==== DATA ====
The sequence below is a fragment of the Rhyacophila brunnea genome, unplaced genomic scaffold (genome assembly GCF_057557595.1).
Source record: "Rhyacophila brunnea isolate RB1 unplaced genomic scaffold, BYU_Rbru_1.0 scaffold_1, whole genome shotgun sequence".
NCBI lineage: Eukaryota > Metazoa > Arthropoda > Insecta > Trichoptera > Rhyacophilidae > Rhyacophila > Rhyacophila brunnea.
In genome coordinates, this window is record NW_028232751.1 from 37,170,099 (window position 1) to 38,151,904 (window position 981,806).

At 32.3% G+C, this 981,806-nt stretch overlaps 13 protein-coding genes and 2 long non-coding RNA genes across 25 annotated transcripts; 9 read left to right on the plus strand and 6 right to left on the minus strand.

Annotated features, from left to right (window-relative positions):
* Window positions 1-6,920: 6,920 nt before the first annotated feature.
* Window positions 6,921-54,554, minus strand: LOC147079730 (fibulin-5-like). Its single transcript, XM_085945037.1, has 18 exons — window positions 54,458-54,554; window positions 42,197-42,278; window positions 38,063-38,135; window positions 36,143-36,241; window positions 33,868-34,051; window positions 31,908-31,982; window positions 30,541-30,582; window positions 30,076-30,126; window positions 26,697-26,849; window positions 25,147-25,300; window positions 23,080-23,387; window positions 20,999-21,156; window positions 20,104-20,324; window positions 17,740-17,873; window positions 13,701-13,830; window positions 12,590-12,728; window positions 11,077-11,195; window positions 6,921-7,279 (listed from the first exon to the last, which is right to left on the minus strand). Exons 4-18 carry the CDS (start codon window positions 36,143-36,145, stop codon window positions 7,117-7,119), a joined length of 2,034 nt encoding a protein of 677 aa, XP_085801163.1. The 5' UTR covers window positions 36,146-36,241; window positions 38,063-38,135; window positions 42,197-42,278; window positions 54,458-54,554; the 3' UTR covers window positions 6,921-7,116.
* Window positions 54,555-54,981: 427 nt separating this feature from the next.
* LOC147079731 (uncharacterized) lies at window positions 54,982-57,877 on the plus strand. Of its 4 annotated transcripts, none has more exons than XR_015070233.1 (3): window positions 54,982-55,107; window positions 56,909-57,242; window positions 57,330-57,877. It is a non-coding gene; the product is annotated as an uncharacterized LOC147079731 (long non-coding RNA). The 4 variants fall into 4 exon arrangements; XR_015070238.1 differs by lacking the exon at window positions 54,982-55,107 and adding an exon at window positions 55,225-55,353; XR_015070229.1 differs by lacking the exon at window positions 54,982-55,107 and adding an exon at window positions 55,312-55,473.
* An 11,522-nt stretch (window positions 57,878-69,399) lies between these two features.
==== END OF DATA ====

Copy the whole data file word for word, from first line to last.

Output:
The sequence below is a fragment of the Rhyacophila brunnea genome, unplaced genomic scaffold (genome assembly GCF_057557595.1).
Source record: "Rhyacophila brunnea isolate RB1 unplaced genomic scaffold, BYU_Rbru_1.0 scaffold_1, whole genome shotgun sequence".
NCBI lineage: Eukaryota > Metazoa > Arthropoda > Insecta > Trichoptera > Rhyacophilidae > Rhyacophila > Rhyacophila brunnea.
In genome coordinates, this window is record NW_028232751.1 from 37,170,099 (window position 1) to 38,151,904 (window position 981,806).

At 32.3% G+C, this 981,806-nt stretch overlaps 13 protein-coding genes and 2 long non-coding RNA genes across 25 annotated transcripts; 9 read left to right on the plus strand and 6 right to left on the minus strand.

Annotated features, from left to right (window-relative positions):
* Window positions 1-6,920: 6,920 nt before the first annotated feature.
* Window positions 6,921-54,554, minus strand: LOC147079730 (fibulin-5-like). Its single transcript, XM_085945037.1, has 18 exons — window positions 54,458-54,554; window positions 42,197-42,278; window positions 38,063-38,135; window positions 36,143-36,241; window positions 33,868-34,051; window positions 31,908-31,982; window positions 30,541-30,582; window positions 30,076-30,126; window positions 26,697-26,849; window positions 25,147-25,300; window positions 23,080-23,387; window positions 20,999-21,156; window positions 20,104-20,324; window positions 17,740-17,873; window positions 13,701-13,830; window positions 12,590-12,728; window positions 11,077-11,195; window positions 6,921-7,279 (listed from the first exon to the last, which is right to left on the minus strand). Exons 4-18 carry the CDS (start codon window positions 36,143-36,145, stop codon window positions 7,117-7,119), a joined length of 2,034 nt encoding a protein of 677 aa, XP_085801163.1. The 5' UTR covers window positions 36,146-36,241; window positions 38,063-38,135; window positions 42,197-42,278; window positions 54,458-54,554; the 3' UTR covers window positions 6,921-7,116.
* Window positions 54,555-54,981: 427 nt separating this feature from the next.
* LOC147079731 (uncharacterized) lies at window positions 54,982-57,877 on the plus strand. Of its 4 annotated transcripts, none has more exons than XR_015070233.1 (3): window positions 54,982-55,107; window positions 56,909-57,242; window positions 57,330-57,877. It is a non-coding gene; the product is annotated as an uncharacterized LOC147079731 (long non-coding RNA). The 4 variants fall into 4 exon arrangements; XR_015070238.1 differs by lacking the exon at window positions 54,982-55,107 and adding an exon at window positions 55,225-55,353; XR_015070229.1 differs by lacking the exon at window positions 54,982-55,107 and adding an exon at window positions 55,312-55,473.
* An 11,522-nt stretch (window positions 57,878-69,399) lies between these two features.